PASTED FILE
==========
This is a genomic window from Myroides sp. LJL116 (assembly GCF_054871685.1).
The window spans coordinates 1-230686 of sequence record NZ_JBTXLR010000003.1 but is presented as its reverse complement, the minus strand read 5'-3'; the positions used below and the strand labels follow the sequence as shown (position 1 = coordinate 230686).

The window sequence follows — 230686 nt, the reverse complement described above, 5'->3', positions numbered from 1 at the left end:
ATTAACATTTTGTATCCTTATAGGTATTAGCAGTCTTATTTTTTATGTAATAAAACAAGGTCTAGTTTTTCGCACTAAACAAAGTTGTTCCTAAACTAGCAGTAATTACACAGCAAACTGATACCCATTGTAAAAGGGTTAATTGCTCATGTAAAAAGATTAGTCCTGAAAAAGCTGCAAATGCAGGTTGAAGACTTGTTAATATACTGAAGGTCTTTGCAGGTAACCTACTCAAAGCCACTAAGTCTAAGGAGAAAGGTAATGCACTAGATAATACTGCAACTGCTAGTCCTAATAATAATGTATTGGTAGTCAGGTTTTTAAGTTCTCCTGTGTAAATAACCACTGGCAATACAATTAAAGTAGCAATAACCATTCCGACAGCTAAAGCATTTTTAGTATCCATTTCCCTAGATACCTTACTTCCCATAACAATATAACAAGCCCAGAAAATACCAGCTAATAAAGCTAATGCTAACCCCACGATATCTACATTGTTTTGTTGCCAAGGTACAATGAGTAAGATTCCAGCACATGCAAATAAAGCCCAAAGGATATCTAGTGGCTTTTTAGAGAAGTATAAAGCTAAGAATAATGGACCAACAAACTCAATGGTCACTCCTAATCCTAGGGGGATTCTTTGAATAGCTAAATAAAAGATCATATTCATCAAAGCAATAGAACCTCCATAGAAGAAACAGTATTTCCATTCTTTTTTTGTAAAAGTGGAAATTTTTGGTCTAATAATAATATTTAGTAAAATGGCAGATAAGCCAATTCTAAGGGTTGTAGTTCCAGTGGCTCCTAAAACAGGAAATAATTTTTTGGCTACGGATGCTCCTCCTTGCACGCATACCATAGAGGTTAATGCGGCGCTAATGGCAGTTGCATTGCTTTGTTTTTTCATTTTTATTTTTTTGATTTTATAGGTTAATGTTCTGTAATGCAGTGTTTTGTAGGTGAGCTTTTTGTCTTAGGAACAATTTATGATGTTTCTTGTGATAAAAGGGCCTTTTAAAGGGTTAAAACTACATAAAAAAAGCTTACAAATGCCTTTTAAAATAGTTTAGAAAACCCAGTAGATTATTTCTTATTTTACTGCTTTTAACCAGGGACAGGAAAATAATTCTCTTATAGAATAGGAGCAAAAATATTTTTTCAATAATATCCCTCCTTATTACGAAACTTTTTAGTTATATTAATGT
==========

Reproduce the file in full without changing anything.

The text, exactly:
This is a genomic window from Myroides sp. LJL116 (assembly GCF_054871685.1).
The window spans coordinates 1-230686 of sequence record NZ_JBTXLR010000003.1 but is presented as its reverse complement, the minus strand read 5'-3'; the positions used below and the strand labels follow the sequence as shown (position 1 = coordinate 230686).

The window sequence follows — 230686 nt, the reverse complement described above, 5'->3', positions numbered from 1 at the left end:
ATTAACATTTTGTATCCTTATAGGTATTAGCAGTCTTATTTTTTATGTAATAAAACAAGGTCTAGTTTTTCGCACTAAACAAAGTTGTTCCTAAACTAGCAGTAATTACACAGCAAACTGATACCCATTGTAAAAGGGTTAATTGCTCATGTAAAAAGATTAGTCCTGAAAAAGCTGCAAATGCAGGTTGAAGACTTGTTAATATACTGAAGGTCTTTGCAGGTAACCTACTCAAAGCCACTAAGTCTAAGGAGAAAGGTAATGCACTAGATAATACTGCAACTGCTAGTCCTAATAATAATGTATTGGTAGTCAGGTTTTTAAGTTCTCCTGTGTAAATAACCACTGGCAATACAATTAAAGTAGCAATAACCATTCCGACAGCTAAAGCATTTTTAGTATCCATTTCCCTAGATACCTTACTTCCCATAACAATATAACAAGCCCAGAAAATACCAGCTAATAAAGCTAATGCTAACCCCACGATATCTACATTGTTTTGTTGCCAAGGTACAATGAGTAAGATTCCAGCACATGCAAATAAAGCCCAAAGGATATCTAGTGGCTTTTTAGAGAAGTATAAAGCTAAGAATAATGGACCAACAAACTCAATGGTCACTCCTAATCCTAGGGGGATTCTTTGAATAGCTAAATAAAAGATCATATTCATCAAAGCAATAGAACCTCCATAGAAGAAACAGTATTTCCATTCTTTTTTTGTAAAAGTGGAAATTTTTGGTCTAATAATAATATTTAGTAAAATGGCAGATAAGCCAATTCTAAGGGTTGTAGTTCCAGTGGCTCCTAAAACAGGAAATAATTTTTTGGCTACGGATGCTCCTCCTTGCACGCATACCATAGAGGTTAATGCGGCGCTAATGGCAGTTGCATTGCTTTGTTTTTTCATTTTTATTTTTTTGATTTTATAGGTTAATGTTCTGTAATGCAGTGTTTTGTAGGTGAGCTTTTTGTCTTAGGAACAATTTATGATGTTTCTTGTGATAAAAGGGCCTTTTAAAGGGTTAAAACTACATAAAAAAAGCTTACAAATGCCTTTTAAAATAGTTTAGAAAACCCAGTAGATTATTTCTTATTTTACTGCTTTTAACCAGGGACAGGAAAATAATTCTCTTATAGAATAGGAGCAAAAATATTTTTTCAATAATATCCCTCCTTATTACGAAACTTTTTAGTTATATTAATGT